Apple Vision Pro Transformed the Real World into a ‘Black Mirror’ Episode Instantaneously

Apple Vision Pro Transformed the Real World into a ‘Black Mirror’ Episode Instantaneously


Screengrabs: @victor_abarca via X, @lentinidante via X, @AlexFinnX via X

The Launch and Public Experimentation of Apple’s Vision Pro

The Vision Pro, Apple’s new VR and mixed-reality headset, generated a wealth of dystopian images as influencers took the premium device out for a spin in the real world after its launch on Friday. 

Real-World Examples of Vision Pro in Use

Here are just a few examples: YouTubers Isaac Mosna and Patrick Tomasso went out for dinner while both wearing the $3,499 goggles; X user Dante wore the headset while in a self-driving Tesla, tapping at the air until the clip cuts to show him parked with police lights flashing in his rear window; a man wore his Vision Pro on the subway to work, which, again, to others looks like gesturing at nothing in the ether; Casey Neistat unsteadily climbed a set of stairs while responding to texts wearing the headset; and YouTuber Victor Abarca even held a dinner party where the guests clinked glasses while looking at each other through pass-through video feeds. In one clip, X user Alex Finn sits in his living room, surrounded by seven virtual screens showing sports and social media, before reaching for a sandwich (another clip, where he’s surrounded by TikTok videos, is even more disorienting). 

Mixed Receptions and Black Mirror Comparisons

While the creators behind many of these posts and videos lauded the Vision Pro—Neistat called it the “single greatest piece of tech I’ve ever used”—many observers pointed out that this is all just a little bit Black Mirror, and lamented a possible future where people walk around not looking at the real world with their real eyes, but a video feed. Even Tomasso, the YouTuber who went viral for eating out with the headset on, said there’s “something bizarre, something weird about having this buffer of technology between me and you” in his video, which is called “the sad reality of apple vision pro.”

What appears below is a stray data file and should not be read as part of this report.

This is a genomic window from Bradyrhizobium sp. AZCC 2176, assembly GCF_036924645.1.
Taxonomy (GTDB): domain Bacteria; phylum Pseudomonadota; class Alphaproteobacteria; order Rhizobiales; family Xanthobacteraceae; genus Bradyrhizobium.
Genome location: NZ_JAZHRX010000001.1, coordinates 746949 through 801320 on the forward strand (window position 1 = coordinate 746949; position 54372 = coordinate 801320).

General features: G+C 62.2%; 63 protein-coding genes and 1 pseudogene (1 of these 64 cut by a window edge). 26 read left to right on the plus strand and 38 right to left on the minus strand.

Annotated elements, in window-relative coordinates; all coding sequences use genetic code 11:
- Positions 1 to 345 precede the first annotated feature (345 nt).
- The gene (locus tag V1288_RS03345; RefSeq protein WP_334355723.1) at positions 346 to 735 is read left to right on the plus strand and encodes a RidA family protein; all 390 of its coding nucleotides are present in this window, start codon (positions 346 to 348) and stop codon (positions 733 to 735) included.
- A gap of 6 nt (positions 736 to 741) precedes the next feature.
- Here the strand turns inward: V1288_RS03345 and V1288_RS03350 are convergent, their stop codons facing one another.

The Public’s Skepticism and Concerns Over Social Impacts

The good news is that there’s very little chance of that sci-fi dystopian future coming to pass anytime soon. The viral content around the Vision Pro so far is just that: Content made by professional posters that is purposefully outlandish and provocative in order to get a reaction.

And the reaction, so far, has been highly reminiscent of the cold reception that Google Glass received a decade ago, when people who wore the smart glasses in public were labeled narcissistic “glassholes.” The Apple Vision Pro is an apparently very impressive piece of engineering, but one that is still clunky, massively anti-social, and, frankly, a target for opportunistic thieves. 

High Cost and Future Accessibility of Vision Pro

There’s also the hefty price tag. The Vision Pro runs at $3,499 with the optional battery pack that lets you wear it without being tethered costing an additional $199. This is not something that the majority of people are able to engage with, even if they wanted to. 

The cost of entry into the Vision Pro’s so-called “spatial computing” experience is likely to come down, whether via Apple or the competition such as Meta, and the form-factor may improve. But until this can all be packed into a device as discreet as a regular pair of glasses, it seems unlikely that real-life Black Mirror will extend beyond people’s living rooms for a while yet.

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